Last week, we looked at what the electoral impact of new election-law changes would be in 2014. Would stricter photo ID requirements or curtailed early voting influence the outcome of November races in the states that had passed such legislation? Ultimately, we concluded any affect would be limited. But in other ways — and in the longer term — such changes to voting rules could have a big impact. Here are a few ways in which the new changes could shape November and beyond. Several states where election-law changes are being held up in the courts are highly competitive electorally. In both Pennsylvania and Wisconsin, voter ID laws are being held up in the courts. The laws were passed by Republican legislatures and signed by Republican governors, but both of these states are politically competitive. If either law is ultimately enacted, numerous competitive races could be affected in future electoral cycles.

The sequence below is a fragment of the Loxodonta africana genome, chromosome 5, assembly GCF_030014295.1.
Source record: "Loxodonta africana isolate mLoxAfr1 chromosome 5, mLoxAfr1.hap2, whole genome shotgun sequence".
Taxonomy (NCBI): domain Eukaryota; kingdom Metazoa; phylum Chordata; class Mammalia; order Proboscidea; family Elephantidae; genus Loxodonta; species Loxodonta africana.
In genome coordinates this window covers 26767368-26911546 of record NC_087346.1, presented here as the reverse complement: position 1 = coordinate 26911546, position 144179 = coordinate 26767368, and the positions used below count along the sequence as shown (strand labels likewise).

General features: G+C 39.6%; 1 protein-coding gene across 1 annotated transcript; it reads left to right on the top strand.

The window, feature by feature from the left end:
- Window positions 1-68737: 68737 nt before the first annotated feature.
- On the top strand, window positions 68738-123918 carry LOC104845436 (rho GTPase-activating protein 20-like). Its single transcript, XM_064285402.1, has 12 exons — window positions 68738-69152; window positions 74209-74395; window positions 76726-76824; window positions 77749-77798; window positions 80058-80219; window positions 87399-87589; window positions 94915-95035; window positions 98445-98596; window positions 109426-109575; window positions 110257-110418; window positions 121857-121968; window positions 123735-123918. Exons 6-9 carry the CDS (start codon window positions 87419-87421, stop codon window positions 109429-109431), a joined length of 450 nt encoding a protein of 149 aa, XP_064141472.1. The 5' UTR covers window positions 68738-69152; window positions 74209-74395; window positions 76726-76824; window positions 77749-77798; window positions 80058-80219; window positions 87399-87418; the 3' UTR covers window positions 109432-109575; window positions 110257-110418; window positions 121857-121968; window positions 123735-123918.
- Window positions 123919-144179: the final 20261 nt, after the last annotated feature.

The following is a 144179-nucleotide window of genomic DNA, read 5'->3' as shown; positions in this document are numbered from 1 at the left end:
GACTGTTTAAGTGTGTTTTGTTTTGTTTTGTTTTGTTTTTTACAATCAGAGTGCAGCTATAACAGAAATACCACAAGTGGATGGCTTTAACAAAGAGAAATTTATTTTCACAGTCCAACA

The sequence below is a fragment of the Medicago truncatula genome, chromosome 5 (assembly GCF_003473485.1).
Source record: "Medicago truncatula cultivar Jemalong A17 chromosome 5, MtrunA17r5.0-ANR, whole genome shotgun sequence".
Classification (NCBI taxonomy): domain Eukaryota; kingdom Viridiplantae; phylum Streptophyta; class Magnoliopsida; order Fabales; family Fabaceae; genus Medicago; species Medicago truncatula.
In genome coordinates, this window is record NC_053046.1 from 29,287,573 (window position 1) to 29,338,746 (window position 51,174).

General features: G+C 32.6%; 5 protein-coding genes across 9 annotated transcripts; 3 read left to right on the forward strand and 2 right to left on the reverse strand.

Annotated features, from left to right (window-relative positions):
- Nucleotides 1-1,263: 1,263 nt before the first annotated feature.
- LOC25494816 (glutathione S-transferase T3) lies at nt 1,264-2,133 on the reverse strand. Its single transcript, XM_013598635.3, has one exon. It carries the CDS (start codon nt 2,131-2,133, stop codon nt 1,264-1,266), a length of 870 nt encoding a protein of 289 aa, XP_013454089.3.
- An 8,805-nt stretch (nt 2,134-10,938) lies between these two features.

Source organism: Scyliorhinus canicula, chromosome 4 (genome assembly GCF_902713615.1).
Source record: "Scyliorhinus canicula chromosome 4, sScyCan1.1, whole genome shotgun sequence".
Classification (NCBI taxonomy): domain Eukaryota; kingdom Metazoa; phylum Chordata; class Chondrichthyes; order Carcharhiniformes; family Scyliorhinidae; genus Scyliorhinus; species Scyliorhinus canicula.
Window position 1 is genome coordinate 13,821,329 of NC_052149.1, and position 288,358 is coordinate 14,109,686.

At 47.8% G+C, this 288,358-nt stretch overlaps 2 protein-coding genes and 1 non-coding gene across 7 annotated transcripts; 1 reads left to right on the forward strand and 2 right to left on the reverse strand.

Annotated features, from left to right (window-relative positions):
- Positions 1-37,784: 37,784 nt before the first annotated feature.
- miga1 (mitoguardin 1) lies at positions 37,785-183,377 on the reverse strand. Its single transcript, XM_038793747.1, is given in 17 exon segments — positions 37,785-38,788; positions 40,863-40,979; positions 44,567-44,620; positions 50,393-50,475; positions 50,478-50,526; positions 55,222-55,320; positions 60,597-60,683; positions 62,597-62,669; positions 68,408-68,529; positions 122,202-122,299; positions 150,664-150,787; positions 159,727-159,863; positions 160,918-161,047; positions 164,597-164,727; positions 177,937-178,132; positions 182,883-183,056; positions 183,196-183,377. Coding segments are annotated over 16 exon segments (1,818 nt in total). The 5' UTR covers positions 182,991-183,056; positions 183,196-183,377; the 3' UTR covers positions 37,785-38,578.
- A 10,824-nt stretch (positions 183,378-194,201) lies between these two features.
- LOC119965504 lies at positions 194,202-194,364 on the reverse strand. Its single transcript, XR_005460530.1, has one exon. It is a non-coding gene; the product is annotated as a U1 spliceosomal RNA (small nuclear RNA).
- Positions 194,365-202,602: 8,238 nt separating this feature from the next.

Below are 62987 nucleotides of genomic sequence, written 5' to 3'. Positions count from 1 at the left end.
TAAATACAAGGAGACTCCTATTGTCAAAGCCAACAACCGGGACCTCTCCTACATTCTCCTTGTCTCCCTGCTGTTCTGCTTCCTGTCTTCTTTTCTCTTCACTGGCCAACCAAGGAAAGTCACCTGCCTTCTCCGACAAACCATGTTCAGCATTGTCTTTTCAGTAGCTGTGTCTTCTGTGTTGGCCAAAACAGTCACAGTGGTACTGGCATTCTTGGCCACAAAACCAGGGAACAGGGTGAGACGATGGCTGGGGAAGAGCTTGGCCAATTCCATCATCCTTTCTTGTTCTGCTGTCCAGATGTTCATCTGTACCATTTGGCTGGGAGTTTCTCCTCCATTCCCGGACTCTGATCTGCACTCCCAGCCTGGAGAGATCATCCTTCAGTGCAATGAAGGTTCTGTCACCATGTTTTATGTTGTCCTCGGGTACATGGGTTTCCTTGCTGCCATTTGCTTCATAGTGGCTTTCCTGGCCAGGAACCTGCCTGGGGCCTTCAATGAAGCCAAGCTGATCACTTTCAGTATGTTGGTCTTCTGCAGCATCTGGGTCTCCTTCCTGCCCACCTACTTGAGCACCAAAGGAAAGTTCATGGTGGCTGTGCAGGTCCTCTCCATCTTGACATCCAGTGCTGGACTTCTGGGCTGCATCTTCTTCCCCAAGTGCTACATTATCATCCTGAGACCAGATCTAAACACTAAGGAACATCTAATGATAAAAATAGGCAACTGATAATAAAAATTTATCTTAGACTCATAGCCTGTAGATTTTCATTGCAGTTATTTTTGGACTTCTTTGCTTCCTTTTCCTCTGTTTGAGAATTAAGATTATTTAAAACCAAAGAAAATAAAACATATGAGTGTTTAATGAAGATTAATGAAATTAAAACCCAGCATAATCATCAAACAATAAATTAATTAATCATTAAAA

Several states that have recently tightened voter ID laws are likely to be presidential battlegrounds for 2016. Pennsylvania and Wisconsin certainly fit this category. So does North Carolina, which is going to see most of the key provisions hitting in 2016. And Ohio and Virginia, both of which have new laws on the books, have been key presidential battlegrounds in recent years.
The passage of voter ID laws may energize Democratic voters and hurt the Republican “brand.” Democrats are trying to channel voter concern about election-law changes in Texas. And it’s at least as big a deal in North Carolina if not more so.
In North Carolina, the Republican legislature and Republican governor passed a far-reaching election law in 2013. The biggest provisions will hit in 2016, which is both a presidential year and the major election year for statewide positions. The North Carolina bill — one of many hardline conservative bills to be passed by the newly empowered GOP majority in 2013 — became a focus for protests at the state capitol known as the Moral Monday movement.
Full Article: The Long-Term Impact of Voting Law Changes.